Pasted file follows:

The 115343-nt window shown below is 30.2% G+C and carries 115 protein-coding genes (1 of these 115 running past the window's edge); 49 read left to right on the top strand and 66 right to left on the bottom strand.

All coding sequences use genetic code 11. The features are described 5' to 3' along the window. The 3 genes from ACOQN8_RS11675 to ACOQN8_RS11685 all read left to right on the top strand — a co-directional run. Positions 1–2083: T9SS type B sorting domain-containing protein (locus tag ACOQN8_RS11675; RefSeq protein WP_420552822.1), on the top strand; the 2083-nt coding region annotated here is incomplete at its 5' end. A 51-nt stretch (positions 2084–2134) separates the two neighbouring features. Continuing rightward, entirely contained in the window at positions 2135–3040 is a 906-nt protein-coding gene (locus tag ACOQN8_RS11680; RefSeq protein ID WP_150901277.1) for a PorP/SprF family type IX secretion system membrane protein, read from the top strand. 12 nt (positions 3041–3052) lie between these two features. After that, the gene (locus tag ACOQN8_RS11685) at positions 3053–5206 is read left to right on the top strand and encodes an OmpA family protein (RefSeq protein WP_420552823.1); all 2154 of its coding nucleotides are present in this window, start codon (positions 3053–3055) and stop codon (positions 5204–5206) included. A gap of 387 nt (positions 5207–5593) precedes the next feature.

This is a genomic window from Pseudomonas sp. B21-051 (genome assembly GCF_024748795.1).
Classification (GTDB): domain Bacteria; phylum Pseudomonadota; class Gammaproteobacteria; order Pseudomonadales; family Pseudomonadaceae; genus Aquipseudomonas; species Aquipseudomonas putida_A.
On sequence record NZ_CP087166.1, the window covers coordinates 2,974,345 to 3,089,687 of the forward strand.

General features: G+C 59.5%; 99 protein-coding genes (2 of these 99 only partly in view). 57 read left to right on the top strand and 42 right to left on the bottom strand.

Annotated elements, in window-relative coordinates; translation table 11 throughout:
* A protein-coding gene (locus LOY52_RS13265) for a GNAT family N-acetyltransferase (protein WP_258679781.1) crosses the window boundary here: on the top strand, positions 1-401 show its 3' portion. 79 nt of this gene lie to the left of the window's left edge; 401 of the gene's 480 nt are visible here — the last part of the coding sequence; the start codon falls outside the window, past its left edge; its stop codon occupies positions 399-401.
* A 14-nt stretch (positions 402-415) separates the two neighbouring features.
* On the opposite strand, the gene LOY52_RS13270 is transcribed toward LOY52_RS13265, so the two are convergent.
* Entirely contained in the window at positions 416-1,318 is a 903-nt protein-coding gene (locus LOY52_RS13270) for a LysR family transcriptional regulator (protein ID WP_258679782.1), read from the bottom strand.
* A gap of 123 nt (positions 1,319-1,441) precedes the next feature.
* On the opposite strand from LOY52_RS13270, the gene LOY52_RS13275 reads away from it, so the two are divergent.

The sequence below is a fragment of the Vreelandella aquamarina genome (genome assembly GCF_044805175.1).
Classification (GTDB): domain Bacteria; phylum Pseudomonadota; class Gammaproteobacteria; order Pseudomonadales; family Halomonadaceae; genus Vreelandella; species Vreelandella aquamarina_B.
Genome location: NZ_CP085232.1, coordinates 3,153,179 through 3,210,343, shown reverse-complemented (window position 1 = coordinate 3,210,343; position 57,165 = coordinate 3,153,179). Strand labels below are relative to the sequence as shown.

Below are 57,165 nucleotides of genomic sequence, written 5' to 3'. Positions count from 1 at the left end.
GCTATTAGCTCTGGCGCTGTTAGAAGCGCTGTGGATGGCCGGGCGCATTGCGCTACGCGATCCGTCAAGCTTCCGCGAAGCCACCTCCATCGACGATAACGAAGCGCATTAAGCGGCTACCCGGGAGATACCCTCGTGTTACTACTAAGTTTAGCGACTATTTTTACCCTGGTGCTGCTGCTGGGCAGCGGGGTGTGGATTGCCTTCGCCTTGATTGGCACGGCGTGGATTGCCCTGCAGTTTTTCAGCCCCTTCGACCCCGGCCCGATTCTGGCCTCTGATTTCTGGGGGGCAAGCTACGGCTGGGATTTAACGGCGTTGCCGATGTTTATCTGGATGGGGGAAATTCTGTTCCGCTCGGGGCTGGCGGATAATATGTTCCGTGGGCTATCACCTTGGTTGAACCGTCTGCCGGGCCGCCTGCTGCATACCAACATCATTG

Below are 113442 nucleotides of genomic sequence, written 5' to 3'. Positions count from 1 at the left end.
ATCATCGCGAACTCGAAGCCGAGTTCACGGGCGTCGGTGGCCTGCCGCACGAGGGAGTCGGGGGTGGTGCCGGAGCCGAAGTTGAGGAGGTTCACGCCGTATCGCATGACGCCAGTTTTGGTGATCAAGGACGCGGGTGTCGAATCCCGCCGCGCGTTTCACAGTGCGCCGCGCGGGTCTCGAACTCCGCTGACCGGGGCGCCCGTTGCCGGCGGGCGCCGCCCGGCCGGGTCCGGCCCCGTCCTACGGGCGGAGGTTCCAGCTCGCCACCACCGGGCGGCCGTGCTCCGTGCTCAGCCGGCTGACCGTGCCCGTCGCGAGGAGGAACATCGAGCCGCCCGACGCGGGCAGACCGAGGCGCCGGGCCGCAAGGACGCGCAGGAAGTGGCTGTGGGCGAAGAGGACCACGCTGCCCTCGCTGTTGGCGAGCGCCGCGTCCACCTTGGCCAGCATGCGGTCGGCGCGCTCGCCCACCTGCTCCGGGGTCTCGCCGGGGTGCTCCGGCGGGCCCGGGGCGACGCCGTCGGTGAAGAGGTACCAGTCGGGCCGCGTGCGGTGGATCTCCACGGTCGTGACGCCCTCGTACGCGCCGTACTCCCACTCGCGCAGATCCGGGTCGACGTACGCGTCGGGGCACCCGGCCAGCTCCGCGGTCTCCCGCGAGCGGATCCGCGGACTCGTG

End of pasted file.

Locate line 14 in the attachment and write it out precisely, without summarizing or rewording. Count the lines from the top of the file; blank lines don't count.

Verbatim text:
The sequence below is a fragment of the Vreelandella aquamarina genome (genome assembly GCF_044805175.1).